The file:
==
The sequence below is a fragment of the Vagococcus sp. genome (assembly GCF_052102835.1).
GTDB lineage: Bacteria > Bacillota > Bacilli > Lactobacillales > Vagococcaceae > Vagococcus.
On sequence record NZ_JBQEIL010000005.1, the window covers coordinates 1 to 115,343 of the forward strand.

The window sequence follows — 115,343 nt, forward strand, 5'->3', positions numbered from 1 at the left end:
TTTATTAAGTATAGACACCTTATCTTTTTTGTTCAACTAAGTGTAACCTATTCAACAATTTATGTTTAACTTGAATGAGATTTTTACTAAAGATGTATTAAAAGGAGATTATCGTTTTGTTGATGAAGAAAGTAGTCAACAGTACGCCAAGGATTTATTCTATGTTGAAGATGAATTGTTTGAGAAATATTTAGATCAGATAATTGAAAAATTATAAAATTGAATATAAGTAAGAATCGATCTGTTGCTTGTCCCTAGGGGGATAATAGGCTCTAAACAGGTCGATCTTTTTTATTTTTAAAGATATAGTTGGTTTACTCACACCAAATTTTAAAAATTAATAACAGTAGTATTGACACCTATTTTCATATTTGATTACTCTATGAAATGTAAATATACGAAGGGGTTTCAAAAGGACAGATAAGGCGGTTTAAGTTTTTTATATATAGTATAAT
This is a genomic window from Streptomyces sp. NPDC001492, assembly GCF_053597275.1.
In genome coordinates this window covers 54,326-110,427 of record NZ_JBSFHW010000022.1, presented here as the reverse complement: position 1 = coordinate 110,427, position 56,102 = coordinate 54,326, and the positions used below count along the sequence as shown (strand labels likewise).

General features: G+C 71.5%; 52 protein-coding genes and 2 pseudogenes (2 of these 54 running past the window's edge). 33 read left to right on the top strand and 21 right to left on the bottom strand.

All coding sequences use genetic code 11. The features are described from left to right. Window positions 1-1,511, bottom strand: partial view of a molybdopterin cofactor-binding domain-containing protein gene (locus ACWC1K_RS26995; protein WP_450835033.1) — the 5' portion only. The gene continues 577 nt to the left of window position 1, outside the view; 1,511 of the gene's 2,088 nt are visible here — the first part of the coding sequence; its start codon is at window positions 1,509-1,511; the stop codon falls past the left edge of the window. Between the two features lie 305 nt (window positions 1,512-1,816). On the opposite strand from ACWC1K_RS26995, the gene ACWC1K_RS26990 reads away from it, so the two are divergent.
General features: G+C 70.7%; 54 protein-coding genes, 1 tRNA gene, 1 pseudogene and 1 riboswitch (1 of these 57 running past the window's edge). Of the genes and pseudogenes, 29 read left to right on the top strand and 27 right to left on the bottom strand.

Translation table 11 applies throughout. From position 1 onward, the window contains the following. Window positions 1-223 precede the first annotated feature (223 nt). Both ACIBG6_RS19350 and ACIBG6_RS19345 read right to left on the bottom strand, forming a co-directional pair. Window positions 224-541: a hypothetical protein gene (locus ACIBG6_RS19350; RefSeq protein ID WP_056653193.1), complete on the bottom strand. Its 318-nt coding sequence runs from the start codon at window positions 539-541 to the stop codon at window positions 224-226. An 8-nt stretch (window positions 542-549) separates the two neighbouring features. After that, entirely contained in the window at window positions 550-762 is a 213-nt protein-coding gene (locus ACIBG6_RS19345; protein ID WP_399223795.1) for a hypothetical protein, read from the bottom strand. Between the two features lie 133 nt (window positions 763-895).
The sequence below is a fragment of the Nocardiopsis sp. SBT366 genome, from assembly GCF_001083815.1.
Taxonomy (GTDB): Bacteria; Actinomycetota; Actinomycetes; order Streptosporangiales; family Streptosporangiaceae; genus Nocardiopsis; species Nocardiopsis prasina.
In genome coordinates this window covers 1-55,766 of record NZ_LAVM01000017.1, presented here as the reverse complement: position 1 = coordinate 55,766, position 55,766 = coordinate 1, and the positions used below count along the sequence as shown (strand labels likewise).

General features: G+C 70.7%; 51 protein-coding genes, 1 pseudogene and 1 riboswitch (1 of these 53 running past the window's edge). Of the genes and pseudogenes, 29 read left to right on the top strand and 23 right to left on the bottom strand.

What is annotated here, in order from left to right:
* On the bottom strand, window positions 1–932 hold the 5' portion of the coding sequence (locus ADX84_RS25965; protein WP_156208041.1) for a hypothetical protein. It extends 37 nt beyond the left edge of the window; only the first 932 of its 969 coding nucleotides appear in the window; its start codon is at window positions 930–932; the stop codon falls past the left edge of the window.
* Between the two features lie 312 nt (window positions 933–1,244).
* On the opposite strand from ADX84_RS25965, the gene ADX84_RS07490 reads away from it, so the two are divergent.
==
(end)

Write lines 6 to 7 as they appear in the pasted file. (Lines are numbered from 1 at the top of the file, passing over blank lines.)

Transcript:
This is a genomic window from Streptomyces sp. NPDC001492, assembly GCF_053597275.1.
In genome coordinates this window covers 54,326-110,427 of record NZ_JBSFHW010000022.1, presented here as the reverse complement: position 1 = coordinate 110,427, position 56,102 = coordinate 54,326, and the positions used below count along the sequence as shown (strand labels likewise).